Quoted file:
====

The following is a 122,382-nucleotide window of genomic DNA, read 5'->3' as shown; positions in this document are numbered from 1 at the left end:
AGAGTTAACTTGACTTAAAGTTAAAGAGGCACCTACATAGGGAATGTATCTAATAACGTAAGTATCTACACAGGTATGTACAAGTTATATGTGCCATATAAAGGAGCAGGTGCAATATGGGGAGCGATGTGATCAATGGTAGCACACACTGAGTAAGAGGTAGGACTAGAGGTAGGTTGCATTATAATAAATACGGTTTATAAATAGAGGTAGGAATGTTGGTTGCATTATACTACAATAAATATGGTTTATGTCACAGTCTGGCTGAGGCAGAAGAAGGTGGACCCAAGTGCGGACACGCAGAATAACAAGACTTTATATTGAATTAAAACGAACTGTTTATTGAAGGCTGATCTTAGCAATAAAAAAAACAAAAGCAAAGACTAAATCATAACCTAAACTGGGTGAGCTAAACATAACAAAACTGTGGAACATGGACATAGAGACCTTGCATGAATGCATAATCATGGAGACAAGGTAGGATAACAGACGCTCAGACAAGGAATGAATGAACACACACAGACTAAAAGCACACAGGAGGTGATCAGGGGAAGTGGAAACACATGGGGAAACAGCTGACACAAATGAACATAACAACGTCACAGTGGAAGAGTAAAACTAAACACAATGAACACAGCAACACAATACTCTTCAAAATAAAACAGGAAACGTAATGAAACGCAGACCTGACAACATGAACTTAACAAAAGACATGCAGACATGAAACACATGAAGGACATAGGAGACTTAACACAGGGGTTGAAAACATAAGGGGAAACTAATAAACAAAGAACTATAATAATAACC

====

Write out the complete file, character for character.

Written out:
The following is a 122,382-nucleotide window of genomic DNA, read 5'->3' as shown; positions in this document are numbered from 1 at the left end:
AGAGTTAACTTGACTTAAAGTTAAAGAGGCACCTACATAGGGAATGTATCTAATAACGTAAGTATCTACACAGGTATGTACAAGTTATATGTGCCATATAAAGGAGCAGGTGCAATATGGGGAGCGATGTGATCAATGGTAGCACACACTGAGTAAGAGGTAGGACTAGAGGTAGGTTGCATTATAATAAATACGGTTTATAAATAGAGGTAGGAATGTTGGTTGCATTATACTACAATAAATATGGTTTATGTCACAGTCTGGCTGAGGCAGAAGAAGGTGGACCCAAGTGCGGACACGCAGAATAACAAGACTTTATATTGAATTAAAACGAACTGTTTATTGAAGGCTGATCTTAGCAATAAAAAAAACAAAAGCAAAGACTAAATCATAACCTAAACTGGGTGAGCTAAACATAACAAAACTGTGGAACATGGACATAGAGACCTTGCATGAATGCATAATCATGGAGACAAGGTAGGATAACAGACGCTCAGACAAGGAATGAATGAACACACACAGACTAAAAGCACACAGGAGGTGATCAGGGGAAGTGGAAACACATGGGGAAACAGCTGACACAAATGAACATAACAACGTCACAGTGGAAGAGTAAAACTAAACACAATGAACACAGCAACACAATACTCTTCAAAATAAAACAGGAAACGTAATGAAACGCAGACCTGACAACATGAACTTAACAAAAGACATGCAGACATGAAACACATGAAGGACATAGGAGACTTAACACAGGGGTTGAAAACATAAGGGGAAACTAATAAACAAAGAACTATAATAATAACC